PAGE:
The best #nscraftbeer ingredients – local malt

Every ingredient in beer plays its own important role, but malt can be considered the backbone of our favourite beverage. Regardless of the style, the grist (malt portion) of any recipe affects the flavour, aroma, mouthfeel, and perception of bitterness of the resulting beer, and even changes the pH of the water during the brewing process. Considering its interaction with hops, water, and yeast (the three other main “building blocks” of beer), malt is the ultimate team player.

Malting is the process of preparing grains, including barley, wheat, and rye, for use in brewing and distilling. The act of steeping, allowing to germinate, and then drying the grains, unlocks the internal starch and enzyme’s potential for use in these noble roles. An interest in small-batch maltsters is on the rise, thanks to the demand for more individualized product and to support local farmers and producers. Unique flavour and aromatics, and reliable and reproducible results, are just some of the benefits from using small-batch malt.

When it comes to brewing, sourcing ingredients locally is just as important as in any other business, and malt is no exception. Recently, the possibility of choosing Nova Scotian grown and processed malt has become a reality, with the launch of Horton Ridge Malt & Grain. Located in Hortonville, a stone’s throw from Exit 10 on the 101, Horton Ridge is owned and operated by the Stewart family.
Alan Stewart is a 6th-generation farmer who was looking to expand on his Organic produce farm and bring the art of grain malting to the Atlantic provinces. The malt house is currently able to process four tonnes of malt per month, with capacity to triple once the full malt floor is open this summer. Using the traditional floor malting technique may be slower and more labour-intensive than industrial box malting, but the extra effort is worth it.

Organically-grown Nova Scotia barley stocks are not yet strong enough to support the demand, so Stewart has begun with barley sourced from Saskatchewan, with local farmers increasing their crops this year to close the gap. As a true farm to glass product, Stewart’s own land produced several tonnes of Organic rye last season, which will soon be available as finished malt for beer, spirits and even baked goods.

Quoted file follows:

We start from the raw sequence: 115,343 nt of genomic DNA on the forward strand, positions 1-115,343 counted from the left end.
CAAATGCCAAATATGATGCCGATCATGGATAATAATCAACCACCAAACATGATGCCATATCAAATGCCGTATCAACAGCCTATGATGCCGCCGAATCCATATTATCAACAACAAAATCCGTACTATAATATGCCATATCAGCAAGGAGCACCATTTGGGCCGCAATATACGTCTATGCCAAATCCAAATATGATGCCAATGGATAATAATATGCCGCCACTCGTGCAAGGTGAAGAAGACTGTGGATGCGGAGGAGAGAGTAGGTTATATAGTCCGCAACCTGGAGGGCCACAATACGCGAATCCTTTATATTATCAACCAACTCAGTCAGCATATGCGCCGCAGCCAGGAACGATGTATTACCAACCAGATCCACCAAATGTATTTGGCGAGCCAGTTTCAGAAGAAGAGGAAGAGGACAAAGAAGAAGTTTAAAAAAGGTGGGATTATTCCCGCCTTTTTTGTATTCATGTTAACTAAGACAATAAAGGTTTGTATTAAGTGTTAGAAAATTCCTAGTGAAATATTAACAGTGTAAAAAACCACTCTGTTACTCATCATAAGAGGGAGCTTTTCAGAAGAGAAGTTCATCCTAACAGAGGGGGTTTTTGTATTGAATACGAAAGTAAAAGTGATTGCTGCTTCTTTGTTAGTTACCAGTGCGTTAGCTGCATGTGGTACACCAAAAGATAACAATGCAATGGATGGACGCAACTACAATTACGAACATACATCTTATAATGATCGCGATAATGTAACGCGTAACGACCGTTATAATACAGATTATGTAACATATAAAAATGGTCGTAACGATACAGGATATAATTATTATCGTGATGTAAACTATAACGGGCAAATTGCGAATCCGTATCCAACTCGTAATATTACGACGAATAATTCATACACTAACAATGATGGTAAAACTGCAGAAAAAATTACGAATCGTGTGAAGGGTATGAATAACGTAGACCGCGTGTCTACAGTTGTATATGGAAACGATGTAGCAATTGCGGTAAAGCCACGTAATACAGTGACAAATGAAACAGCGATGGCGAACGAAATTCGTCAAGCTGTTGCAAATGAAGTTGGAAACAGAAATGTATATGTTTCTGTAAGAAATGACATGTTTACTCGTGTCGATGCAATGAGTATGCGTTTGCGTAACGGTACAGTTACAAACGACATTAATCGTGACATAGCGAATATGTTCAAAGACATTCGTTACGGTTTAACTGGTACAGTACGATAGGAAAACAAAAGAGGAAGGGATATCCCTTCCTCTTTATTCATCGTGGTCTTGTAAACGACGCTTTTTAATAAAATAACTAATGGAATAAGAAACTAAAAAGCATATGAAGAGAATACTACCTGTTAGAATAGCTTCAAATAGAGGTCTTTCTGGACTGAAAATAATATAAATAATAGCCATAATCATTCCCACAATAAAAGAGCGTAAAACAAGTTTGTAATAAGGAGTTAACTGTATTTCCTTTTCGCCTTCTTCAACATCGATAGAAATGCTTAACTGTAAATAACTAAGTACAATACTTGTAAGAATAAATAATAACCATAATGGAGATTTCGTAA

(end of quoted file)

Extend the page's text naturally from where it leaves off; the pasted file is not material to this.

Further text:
While sourcing local ingredients is important, the quality and usability is critical to local brewers. Halifax’s Granite Brewery sourced malt from Horton Ridge for the latest batch of their Honey Ginger Blonde Ale brewmaster Kevin Keefe says that “the yield (amount of sugars extracted) was even better than we had expected.

” Most importantly, customer feedback has been very positive, says Keefe, and they plan on using Horton Ridge malt for other specialty beers in the future.

Jeremy White, owner and brewmaster of Cape Breton’s Big Spruce Brewing, has been brewing with Horton Ridge malt since they started selling their product in April.

“We believe in buying local, and feel our malt dollars would be better spent in Nova Scotia, as it elevates Horton Ridge’s business, and the craft beer industry in general,” says White. But being a good neighbour, businesswise, isn’t the only incentive, as White goes on to explain: “Quality has been very high; we are very impressed with the terroir malt flavour from Horton Ridge, which has brought a new dimension of originality to our beer.”

On the North Shore, Tatamagouche Brewing recently released a beer brewed entirely with Horton Ridge malt Horton Ridge SMaSH is a single-malt and single-hop brew featuring Pale Ale malt and Amarillo hops. Locals were so impressed with the beer, says Tatabrew’s Christiane Jost, that it sold out within a week, with requests for it still pouring in, which bodes well for future releases.

As Horton Ridge continues to expand production, and other local malting companies open their doors, more locally-grown malt will become available to meet the increasing demand from breweries and fans of their products. When we consider experiments that are currently underway to develop new species of hops in Nova Scotia that are more resistant to mildew, as well as steps to isolate and identify wild yeast strains present in the province, the goal of brewing a “truly local brew” that is, one comprised entirely of Nova Scotia sourced ingredients is getting closer and closer to reality.


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